Pay with bank transfer

In order to donate via bank transfer, we will send our bank account details to your email. Please enter your email address here:

DEAR COPENHAGEN SUBORBITALS GUESTS, We'll get right to it: We need your help to run Copenhagen Suborbitals. This is a 100% non-profit project driven by sheer joy and hard work. We survive on donations averaging about $10, that we use to pay for raw materials, tools, our workshop, electricity and most importantly, rocket fuel. The entire CS team are unpaid volunteers, building rockets in our spare time. If this project brings you joy, please donate to keep it running. Thank you.

In Copenhagen Suborbitals something very, very big is brewing. Our Flight Director, Thomas Pedersen, has launched a very ambitious mission: To design and build the first BPM-100 rocket engine in 100 days! This engine class is the one that will fly on our manned Spica rocket, and is by far the most powerful ever build by amateurs. It’s thrust will equal that of a F-16 fighter jet in full afterburner, being able to lift the 10 tons rocket, space capsule and astronaut out to space. BPM-100 stands for “Bi-Propellant Motor 100 KiloNewton”. Newton is the international unit for force, which in rocketry force translates to thrust. It will essentially be a scaled up version of our proven BPM-5 rocket engine class, that flew on the Nexø I and Nexø II rockets. This will be the first element of the Spica rockets to be build, and a giant leap for us. To celebrate, our Creative Director, Jonas Linell, has designed the “BPM-100 in 100 days” mission patch , keeping in line with our proud patch tradition. We see the supersonic exhaust leaving the nozzle, forming shock diamonds in the exploding plume of ethanol and liquid oxygen. In the skies above, we see Spica, the brightest star of the Virgo constellation, which our future rocket is named after. Download the mission patch as wallpapers here >.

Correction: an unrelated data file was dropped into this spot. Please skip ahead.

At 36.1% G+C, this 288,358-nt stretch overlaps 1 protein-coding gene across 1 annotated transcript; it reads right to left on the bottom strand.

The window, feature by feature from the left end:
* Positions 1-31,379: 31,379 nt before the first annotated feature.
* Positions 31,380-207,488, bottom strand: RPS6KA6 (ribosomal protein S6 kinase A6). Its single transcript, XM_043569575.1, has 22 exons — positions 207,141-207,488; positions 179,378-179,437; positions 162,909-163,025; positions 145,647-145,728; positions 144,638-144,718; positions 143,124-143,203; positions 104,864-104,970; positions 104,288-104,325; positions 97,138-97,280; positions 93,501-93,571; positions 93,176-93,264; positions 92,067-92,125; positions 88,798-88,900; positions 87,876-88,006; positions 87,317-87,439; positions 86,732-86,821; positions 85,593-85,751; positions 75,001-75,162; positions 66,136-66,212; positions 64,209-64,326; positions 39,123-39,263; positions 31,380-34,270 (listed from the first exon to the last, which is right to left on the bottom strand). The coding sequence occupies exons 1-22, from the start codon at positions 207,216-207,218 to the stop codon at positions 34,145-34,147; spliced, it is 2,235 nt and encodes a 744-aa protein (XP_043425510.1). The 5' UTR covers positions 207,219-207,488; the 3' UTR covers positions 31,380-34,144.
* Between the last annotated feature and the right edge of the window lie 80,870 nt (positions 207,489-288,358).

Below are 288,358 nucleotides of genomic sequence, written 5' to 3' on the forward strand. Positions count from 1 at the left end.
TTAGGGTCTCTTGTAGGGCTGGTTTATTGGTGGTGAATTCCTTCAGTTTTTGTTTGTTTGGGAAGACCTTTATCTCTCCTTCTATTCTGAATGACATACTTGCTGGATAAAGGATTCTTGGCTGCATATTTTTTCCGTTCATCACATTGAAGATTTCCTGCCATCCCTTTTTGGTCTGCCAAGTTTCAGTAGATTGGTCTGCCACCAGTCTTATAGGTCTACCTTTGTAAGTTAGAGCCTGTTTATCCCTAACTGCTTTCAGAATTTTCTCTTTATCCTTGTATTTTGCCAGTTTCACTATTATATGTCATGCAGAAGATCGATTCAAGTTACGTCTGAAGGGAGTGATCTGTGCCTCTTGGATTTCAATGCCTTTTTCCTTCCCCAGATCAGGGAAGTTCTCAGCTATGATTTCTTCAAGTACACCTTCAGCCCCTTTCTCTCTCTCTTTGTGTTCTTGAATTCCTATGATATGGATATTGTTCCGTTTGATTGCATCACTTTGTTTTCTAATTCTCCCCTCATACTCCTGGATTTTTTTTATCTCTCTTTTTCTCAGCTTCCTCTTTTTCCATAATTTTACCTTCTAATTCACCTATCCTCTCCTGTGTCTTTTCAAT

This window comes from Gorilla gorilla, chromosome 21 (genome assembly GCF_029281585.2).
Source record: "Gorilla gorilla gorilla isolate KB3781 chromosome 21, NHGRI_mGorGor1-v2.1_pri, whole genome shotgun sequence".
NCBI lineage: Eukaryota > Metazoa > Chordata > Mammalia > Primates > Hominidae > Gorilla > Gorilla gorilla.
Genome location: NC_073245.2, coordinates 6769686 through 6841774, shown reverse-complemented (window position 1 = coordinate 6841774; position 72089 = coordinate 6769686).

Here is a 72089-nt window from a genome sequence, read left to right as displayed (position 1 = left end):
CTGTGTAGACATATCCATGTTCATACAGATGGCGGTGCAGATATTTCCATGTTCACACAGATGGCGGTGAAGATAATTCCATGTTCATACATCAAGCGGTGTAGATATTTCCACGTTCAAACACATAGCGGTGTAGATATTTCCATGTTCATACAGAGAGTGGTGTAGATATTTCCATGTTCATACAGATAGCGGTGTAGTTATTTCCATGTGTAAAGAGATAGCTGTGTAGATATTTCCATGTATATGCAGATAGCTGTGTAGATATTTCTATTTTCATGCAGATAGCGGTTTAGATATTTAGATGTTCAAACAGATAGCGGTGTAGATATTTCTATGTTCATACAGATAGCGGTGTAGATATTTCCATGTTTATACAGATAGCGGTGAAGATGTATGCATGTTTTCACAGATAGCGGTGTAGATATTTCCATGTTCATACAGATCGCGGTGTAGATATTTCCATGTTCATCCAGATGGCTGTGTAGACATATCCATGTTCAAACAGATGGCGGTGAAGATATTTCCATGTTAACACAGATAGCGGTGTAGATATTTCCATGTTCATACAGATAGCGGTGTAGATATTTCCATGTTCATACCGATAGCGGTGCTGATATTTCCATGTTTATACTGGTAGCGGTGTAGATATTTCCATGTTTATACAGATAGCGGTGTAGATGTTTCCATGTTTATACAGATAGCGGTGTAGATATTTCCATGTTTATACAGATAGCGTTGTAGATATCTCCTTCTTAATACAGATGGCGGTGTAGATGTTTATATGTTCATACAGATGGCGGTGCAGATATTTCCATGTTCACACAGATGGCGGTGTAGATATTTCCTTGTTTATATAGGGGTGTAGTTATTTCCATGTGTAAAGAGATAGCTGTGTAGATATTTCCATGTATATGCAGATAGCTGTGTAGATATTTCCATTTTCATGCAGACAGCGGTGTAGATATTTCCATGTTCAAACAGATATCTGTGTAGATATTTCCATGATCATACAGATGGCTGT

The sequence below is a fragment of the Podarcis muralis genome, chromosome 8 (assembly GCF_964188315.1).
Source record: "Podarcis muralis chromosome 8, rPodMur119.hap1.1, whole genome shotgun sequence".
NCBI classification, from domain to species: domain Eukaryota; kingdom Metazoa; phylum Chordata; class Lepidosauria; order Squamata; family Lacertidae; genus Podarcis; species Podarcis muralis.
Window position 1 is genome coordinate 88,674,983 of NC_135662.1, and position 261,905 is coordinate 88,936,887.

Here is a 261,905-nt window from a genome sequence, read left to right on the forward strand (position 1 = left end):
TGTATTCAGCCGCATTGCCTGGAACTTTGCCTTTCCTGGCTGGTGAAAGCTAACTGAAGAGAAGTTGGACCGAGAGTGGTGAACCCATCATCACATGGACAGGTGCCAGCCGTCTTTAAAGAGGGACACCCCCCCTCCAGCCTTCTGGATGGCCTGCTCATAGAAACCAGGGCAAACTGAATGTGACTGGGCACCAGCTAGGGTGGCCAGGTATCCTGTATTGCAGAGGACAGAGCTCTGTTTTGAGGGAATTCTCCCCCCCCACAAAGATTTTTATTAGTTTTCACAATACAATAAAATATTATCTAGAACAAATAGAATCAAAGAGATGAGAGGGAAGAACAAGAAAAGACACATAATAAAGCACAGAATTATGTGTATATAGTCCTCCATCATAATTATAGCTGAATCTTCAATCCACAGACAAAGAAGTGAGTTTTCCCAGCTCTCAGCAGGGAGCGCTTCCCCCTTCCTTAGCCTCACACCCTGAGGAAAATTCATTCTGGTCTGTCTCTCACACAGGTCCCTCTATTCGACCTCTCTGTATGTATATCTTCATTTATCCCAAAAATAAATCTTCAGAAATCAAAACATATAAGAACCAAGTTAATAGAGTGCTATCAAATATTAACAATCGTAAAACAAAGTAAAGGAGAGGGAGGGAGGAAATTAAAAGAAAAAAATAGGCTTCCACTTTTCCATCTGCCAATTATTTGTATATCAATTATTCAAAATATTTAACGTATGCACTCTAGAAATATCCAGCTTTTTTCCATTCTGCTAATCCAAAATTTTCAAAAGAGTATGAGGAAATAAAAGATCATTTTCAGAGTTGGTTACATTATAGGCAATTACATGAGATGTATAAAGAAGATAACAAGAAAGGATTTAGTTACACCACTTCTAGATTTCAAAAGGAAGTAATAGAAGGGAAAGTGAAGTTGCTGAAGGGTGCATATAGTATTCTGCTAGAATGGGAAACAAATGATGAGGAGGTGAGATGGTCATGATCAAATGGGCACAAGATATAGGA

Things are getting real. Real fast.


Make a donation

Help us continue building rockets with a one time donation

Published by Rasmus Agdestein on